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Gangster No. 1 - Still quite an unknown gem

By Toon Creffield →
The turn of the century and I was still buying video cassettes from old rental shops and I picked this movie up and read the back, Malcolm McDowell looks to be getting on a bit, Paul Bettany, doesn't ring any bells. I put the cassette back and walked away with some other movie that slips my mind.

What a mistake.

Gangster No. 1

Fast forward to 2013 and an iMDB list of British gangster films and this was the only one off the list I hadn't seen. I remembered putting it back in the rental store but now I knew who Paul Bettany was after a great turn in Margin Call, (one of the films of the year by far).

I wasn't avoiding the movie at all I just think I'd had my fill of British Gangster films over the years and just assumed this would be pretty generic.

That's where I was wrong.....very wrong.

This hugely undervalued Gem sits right up there with the likes of Casino in the way it's made, McGuigan uses sharp cuts as he darts from piece to piece using music not as a backdrop but really in your face, well chosen music I might add just like Scorsese did particularly well in Casino.

I've got to admit  McDowel looked pretty scary but nothing more than your usual gruff cockney gangster as he growls at the camera "What do you take me for, a c**t?"


But Gangster 55 is only really the narator, the real star of the show is Paul Bettany's Young Gangster, the way he looks at people would strike fear into even Don Logan's heart. Bettany has this down cold and when he finally explodes into killing mode he's one of the most fearful villains on screen ever.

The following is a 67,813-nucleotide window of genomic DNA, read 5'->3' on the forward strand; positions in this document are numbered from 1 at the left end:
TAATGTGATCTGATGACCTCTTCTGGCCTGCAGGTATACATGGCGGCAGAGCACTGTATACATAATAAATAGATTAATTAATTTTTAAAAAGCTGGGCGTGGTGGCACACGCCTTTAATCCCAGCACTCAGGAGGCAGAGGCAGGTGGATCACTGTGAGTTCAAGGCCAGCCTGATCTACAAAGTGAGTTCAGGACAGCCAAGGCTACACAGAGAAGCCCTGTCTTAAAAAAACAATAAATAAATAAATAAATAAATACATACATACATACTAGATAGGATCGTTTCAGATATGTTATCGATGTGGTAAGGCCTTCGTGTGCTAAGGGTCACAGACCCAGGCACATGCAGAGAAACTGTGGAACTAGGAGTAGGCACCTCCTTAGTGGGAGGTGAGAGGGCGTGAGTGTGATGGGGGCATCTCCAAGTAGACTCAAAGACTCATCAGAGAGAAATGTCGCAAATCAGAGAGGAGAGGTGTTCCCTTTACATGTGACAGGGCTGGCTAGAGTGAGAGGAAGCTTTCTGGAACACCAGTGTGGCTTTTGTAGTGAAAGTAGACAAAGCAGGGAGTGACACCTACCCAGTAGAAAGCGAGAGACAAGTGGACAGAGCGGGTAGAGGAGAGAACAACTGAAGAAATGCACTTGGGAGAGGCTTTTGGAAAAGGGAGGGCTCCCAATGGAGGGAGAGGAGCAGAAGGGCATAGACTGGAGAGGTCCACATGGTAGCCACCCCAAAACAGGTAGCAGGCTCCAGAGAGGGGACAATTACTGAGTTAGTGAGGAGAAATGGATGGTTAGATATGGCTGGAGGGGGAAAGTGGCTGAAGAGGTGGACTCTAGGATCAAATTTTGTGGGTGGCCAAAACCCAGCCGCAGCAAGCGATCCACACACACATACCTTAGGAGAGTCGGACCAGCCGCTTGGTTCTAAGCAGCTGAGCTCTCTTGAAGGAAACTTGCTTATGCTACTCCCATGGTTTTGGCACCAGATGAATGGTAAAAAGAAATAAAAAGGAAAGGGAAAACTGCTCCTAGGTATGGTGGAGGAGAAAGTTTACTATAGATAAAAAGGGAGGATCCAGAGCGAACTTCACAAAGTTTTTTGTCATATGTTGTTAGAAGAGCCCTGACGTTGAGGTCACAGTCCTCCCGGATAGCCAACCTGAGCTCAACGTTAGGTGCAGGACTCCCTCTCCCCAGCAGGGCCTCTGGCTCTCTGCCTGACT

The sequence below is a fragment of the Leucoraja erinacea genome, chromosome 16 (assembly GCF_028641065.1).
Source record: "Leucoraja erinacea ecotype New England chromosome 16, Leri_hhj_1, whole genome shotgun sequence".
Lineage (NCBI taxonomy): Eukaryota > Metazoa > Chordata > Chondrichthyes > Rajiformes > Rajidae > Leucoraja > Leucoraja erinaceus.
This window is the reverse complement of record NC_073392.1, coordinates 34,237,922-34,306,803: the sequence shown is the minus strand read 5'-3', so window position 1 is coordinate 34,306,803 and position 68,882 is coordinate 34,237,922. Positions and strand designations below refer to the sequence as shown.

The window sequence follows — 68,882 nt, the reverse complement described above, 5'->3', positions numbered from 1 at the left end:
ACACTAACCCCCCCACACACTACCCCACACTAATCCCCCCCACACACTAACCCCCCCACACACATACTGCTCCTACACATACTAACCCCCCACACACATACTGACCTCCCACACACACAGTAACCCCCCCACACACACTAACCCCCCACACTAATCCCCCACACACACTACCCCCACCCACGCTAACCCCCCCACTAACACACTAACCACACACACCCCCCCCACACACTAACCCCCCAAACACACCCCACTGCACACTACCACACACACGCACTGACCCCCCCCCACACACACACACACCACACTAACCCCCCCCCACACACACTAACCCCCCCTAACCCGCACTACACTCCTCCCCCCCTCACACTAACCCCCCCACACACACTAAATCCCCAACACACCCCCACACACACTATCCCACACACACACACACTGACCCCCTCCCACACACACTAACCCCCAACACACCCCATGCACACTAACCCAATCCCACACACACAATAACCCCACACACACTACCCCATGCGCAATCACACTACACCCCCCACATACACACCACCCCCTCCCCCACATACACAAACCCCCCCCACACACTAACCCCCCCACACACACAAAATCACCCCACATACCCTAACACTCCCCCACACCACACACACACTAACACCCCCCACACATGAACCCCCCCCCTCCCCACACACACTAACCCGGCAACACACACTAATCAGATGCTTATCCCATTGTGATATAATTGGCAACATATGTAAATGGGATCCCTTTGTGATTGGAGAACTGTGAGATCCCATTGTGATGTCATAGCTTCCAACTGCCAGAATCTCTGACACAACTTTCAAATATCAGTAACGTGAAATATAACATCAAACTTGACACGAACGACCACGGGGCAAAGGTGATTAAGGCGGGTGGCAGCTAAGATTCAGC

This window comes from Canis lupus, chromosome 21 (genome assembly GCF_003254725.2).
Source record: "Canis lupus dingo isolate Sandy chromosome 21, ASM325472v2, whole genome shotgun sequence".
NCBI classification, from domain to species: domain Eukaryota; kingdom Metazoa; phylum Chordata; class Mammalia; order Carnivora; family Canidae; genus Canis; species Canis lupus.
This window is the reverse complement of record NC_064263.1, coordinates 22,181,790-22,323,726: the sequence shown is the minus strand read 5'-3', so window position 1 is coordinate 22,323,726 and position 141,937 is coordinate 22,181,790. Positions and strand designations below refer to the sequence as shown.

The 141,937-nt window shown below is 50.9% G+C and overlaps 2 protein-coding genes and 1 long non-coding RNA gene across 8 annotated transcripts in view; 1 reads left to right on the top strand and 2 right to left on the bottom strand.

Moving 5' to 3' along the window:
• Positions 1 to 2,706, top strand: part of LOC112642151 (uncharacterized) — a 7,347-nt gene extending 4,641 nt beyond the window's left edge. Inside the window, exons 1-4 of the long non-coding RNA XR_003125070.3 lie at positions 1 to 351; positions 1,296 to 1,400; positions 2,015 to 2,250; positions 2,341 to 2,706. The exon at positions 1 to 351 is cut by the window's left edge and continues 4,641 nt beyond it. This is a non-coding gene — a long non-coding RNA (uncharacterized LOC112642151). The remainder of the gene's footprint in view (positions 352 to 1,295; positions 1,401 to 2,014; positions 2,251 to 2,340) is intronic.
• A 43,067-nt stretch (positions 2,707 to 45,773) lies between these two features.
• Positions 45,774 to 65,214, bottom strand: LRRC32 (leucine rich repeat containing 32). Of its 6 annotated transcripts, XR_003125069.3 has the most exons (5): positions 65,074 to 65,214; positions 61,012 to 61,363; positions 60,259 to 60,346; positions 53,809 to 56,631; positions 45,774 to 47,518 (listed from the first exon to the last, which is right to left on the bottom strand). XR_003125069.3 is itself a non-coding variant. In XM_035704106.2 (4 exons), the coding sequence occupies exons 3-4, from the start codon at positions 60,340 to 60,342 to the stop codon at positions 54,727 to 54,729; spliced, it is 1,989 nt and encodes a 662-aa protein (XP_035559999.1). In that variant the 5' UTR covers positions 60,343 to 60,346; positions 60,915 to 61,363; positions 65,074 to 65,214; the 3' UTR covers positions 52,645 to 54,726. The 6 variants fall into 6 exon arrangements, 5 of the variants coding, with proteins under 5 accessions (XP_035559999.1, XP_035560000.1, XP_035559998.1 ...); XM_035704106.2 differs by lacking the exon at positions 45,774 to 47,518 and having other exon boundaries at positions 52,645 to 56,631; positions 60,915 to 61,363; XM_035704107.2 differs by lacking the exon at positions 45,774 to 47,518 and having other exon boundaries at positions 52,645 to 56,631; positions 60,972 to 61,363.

This is where the clever trick came into play, the wonderfully talented David Thewlis as
 the 'Gangster No. 1' who despite being a gangster is polite and quite calm of character, could this be a weakness? Could this be just an old school respect thing? It lays a great foundation for Young Gangster to battle his way to the top of the pile.


Every scene feels like a very fast new chapter and it keeps you gripped all the way through, if I only have one complaint and Scorsese would never have allowed this, but the story part that skips through the ages near the final part of the movie just seemed rushed.

We've invested in the rise of this guy at least let us share a few of his stories about being on top, instead the story is just told in quick shots with Gangster 55 telling you what went down that year. The film clocks in nicely at just over 100 minutes in contrast to Casino's 178 minutes. 



Apart from the missing part of the movie it's a great ride all the way through, none of it was toned down "That? That's my favourite axe, Eddie." None of it was made comedic to compete with the Lock, Stocks and the Snatchs. This stood out on it's own as a great piece of British Cinema and I'd like to tip my hat (if I had one) to all involved, some great characters played by some very talented actors.

Look out for Jamie Foreman's role of gangster Freddy Mays who is supposedly based on real-life mobster Frankie Fraser who Jamie is in fact the real life son of.

I originally gave this an 8 out of 10 but after last nights watch (my third) I'm thinking of pushing that up to a 9.

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Toon Creffield

Graphic and Digital Designer from Sheffield England and owner of the Estetica Design Forum.